In the trenches: Walmart employee of 28 years: It’s all about the customers

Published 12:00 am Thursday, May 24, 2018

This is the first story in an occasional series, “In the Trenches,” featuring everyday working people. 

By Maggie Blackwell

For the Salisbury Post

SALISBURY — “If I’m picking a green pepper for online shopping, I get the prettiest one we have, just like I would want at home. If I’m getting an apple, I check it all over to be sure it’s perfect for them. The customer comes first.”

So says Cornelia Bush, the 28-year veteran cashier – and sometimes online shopper – at the Salisbury Walmart.

“Lots of kids come in,” Bush says. “I adore the kids! They come to me. They know me. I make myself known to everyone who comes to me. I may not know every name, but I know the faces. I just love my customers.

“It’s a privilege to work here. Through it all, 99.99 percent of the time, my days at Walmart have been good. Things change, people change, companies change. That’s life.”

She started at Walmart on Dec. 6, 1990, before the new store opened on Jake Alexander Boulevard.

“It was the busiest time of the year. I was assigned the register that first day. I was scared to death. But God said, ‘Now, one customer at a time. That’s all you need to do. You serve one customer at a time. Don’t worry about that line. Serve one customer, then the next.’

“So I did. And that’s how I work today, and that’s how I train new people. Serve one customer at a time.”

She can hardly believe she’s been with Walmart 28 years.

“The first five years was like, ‘Where did the time go?’ Time is just like a book. ‘Vroom, vroom,’ the pages turn. Five turned into 10, 10 turns into 15, 15 turns into 20. It doesn’t seem that way — it’s just flying by.”

Walmart publishes a book every year recognizing employee anniversaries. She’s got hers.

“I tell my kids, ‘Look, I’m in the book.’”

She also has a big stash of service pins. Bush is named Employee of the Month just about every year.

“We get plaques for Associate of the Month. Girl, don’t talk about the plaques! They’re stacked up. We get a pin every five years, and they acknowledge your birthday and anniversary.

“At one time, I helped with applications for credit cards. I got so many applications in they cooked me a steak dinner. Just for me. They cooked it out back. That was very nice.

“I’ve always done things with not expecting much. If I was given something to do, God wanted me to do it. If I got a thanks, that’s OK.”

Bush has nine brothers and sisters, all in Virginia, and they’re all close. Family ties are important to her.

“I’m old school. I was trained with 10 children in Lynchburg.”

She is direct and to-the-point.

“I always tell my associates and my friends, ‘I’m just speaking for me. If you have anything you need to say, you need to say it.’”

Her fondest memory comes from a time when she chaired the store’s campaigns for Children’s Miracle Network. She organized fundraisers to support Levine Hospital: hot dog cookouts, musicals, spaghetti dinners. Walmart sent her and other associates to Levine Hospital to see what they were working for, and it made quite an impression.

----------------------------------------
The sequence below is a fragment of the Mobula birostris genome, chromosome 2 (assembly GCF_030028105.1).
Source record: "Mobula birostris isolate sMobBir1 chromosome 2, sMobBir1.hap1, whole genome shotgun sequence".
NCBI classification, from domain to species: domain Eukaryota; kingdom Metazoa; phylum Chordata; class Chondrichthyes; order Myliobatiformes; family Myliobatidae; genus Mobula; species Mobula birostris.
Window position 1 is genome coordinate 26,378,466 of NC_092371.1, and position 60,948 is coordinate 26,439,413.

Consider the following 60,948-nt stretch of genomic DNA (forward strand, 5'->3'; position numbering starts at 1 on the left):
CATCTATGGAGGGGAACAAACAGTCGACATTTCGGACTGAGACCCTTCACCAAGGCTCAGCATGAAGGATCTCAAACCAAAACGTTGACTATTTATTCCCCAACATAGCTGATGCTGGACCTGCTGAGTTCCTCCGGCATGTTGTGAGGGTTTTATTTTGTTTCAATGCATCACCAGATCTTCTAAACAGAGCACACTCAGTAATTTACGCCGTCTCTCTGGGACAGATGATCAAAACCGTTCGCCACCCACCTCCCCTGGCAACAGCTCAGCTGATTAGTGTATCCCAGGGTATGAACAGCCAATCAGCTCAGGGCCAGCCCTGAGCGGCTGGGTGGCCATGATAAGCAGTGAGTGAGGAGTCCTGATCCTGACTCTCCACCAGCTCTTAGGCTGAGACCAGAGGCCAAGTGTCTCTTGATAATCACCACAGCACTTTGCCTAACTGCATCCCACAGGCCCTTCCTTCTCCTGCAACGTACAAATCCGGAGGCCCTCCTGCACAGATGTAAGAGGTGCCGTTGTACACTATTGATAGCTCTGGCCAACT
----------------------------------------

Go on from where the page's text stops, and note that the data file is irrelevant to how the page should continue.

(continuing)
“It was one of the best experiences ever. A blessing to see,” Bush says. “My own children were blessed; we didn’t have to go through what those children were going through. We saw the incubators, the helicopter, the activity room, the preemies you could hold in one hand. I was blessed to raise money for them.”

And there have been funny moments. “We laugh every day around here,” she says.

Bush is in extraordinary shape for her age. Her face is unlined and she sports some pretty serious biceps. She works out at Planet Fitness twice a week and walks on her lunch break twice a week.

She’s been married 29 years and has two adult children. One graduated from Catawba College, the other from Appalachian State Univerisity. She worked a second job in Livingstone College food services to get her son through ASU.

“He finished in 2011 and I was tired. My son said, ‘You got me through school, my sister through school, you could do anything.’ Now I’m in the smooth zone.”

She has a bucket list of sorts that she wants to accomplish before she retires. She needs to pave her driveway. She’d like to do some remodeling to her home. She’s headed to Hawaii later this year and will attend the Essence Affair in New Orleans this summer with girlfriends.

Shane Owens, the local store manager, has nothing but kind words for Bush.

“Cornelia is one of the best cashiers I have,” Owens says. “I can hear her laughter across the store. Customers want her line. She knows them on a personal basis, and they know her. She’s just a joy to have around. I wish we could duplicate that type of customer service. We hope she stays 28 more years.”

Bush plans to stay for a while, at least.

“I get along with my customers. If the customer feels appreciated, he will come back. They are the main reason I’m at Walmart.”

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